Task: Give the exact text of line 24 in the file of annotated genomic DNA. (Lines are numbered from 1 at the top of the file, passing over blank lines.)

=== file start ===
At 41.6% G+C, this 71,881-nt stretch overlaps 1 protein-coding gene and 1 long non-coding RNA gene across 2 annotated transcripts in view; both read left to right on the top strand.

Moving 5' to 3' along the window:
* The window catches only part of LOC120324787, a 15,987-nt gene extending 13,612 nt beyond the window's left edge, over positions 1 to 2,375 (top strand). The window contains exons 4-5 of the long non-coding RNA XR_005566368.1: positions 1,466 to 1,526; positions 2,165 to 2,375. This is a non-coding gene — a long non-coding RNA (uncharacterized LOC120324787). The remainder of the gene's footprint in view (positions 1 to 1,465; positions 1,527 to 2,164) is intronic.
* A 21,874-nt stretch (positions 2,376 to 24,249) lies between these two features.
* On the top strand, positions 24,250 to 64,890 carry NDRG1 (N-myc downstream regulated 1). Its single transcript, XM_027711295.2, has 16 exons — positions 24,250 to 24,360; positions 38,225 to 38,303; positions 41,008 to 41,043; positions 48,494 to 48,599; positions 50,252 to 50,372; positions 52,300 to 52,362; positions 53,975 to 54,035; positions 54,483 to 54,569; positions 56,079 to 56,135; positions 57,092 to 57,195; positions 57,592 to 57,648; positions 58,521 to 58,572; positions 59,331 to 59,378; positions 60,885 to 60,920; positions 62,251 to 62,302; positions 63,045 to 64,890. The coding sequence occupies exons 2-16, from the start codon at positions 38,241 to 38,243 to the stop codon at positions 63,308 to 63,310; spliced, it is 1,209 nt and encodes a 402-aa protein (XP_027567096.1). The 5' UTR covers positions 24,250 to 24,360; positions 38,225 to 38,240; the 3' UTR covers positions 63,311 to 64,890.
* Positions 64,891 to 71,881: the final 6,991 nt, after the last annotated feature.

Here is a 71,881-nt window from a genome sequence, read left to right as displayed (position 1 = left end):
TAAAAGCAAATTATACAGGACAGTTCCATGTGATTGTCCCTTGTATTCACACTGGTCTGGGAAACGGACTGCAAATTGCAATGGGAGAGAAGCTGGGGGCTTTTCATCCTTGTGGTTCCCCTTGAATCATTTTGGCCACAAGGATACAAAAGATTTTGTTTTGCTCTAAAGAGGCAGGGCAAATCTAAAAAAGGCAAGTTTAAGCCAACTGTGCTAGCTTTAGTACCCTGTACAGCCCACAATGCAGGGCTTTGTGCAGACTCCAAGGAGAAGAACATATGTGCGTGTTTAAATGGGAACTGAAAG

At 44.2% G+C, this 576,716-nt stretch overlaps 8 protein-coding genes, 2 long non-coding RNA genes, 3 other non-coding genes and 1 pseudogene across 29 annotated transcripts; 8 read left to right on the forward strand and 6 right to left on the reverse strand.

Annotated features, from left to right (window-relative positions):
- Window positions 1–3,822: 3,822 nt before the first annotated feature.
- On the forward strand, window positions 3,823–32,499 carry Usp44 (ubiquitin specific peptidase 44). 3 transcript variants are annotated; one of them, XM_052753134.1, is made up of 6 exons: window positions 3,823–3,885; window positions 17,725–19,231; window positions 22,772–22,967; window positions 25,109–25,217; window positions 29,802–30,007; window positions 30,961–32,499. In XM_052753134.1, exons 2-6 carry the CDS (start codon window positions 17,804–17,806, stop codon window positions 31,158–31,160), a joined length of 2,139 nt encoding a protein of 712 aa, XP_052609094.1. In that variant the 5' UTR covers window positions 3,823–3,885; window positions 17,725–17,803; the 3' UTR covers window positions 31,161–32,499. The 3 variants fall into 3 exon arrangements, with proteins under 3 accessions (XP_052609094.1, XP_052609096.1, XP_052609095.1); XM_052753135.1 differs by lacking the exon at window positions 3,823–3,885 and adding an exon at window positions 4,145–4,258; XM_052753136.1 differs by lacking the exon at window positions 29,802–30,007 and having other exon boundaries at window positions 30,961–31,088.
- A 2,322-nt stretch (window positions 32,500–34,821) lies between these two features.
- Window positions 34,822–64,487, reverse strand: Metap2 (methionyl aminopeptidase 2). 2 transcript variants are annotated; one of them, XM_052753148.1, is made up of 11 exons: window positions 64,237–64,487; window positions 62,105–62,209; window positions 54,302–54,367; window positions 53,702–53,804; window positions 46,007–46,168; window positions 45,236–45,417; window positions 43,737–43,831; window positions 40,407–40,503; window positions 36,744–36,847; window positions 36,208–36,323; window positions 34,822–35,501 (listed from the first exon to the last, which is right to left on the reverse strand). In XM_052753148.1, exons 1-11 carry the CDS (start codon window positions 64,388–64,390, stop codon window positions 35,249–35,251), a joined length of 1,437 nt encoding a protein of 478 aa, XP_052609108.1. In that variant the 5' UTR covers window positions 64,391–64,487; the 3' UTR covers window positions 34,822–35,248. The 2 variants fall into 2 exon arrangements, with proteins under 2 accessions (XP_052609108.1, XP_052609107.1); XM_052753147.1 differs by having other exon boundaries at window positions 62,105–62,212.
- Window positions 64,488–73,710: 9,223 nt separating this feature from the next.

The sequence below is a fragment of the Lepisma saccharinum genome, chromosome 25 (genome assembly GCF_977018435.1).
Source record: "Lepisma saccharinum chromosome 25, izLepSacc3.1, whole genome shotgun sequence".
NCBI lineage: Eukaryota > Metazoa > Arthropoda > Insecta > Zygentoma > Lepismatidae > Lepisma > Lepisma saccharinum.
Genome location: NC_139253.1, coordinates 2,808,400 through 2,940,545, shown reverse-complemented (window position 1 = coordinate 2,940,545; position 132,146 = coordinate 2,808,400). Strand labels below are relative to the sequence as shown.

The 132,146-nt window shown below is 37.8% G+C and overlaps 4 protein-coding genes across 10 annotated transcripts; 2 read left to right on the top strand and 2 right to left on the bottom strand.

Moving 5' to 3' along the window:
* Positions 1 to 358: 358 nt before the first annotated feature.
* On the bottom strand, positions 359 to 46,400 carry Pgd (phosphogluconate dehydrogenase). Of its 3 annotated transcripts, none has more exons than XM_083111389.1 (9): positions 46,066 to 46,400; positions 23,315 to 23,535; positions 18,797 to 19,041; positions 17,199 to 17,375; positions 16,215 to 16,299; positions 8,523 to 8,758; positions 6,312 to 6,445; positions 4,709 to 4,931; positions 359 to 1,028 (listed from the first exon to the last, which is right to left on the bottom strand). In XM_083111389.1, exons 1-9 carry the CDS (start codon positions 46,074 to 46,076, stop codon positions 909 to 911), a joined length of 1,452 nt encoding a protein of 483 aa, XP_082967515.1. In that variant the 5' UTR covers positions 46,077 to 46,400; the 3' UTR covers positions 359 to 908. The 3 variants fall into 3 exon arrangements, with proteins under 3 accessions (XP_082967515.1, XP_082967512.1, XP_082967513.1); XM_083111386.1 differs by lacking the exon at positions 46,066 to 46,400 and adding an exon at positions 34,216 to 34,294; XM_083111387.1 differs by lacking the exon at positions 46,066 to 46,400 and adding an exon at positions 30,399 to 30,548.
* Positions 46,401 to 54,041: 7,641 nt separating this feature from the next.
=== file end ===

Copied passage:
* Positions 46,401 to 54,041: 7,641 nt separating this feature from the next.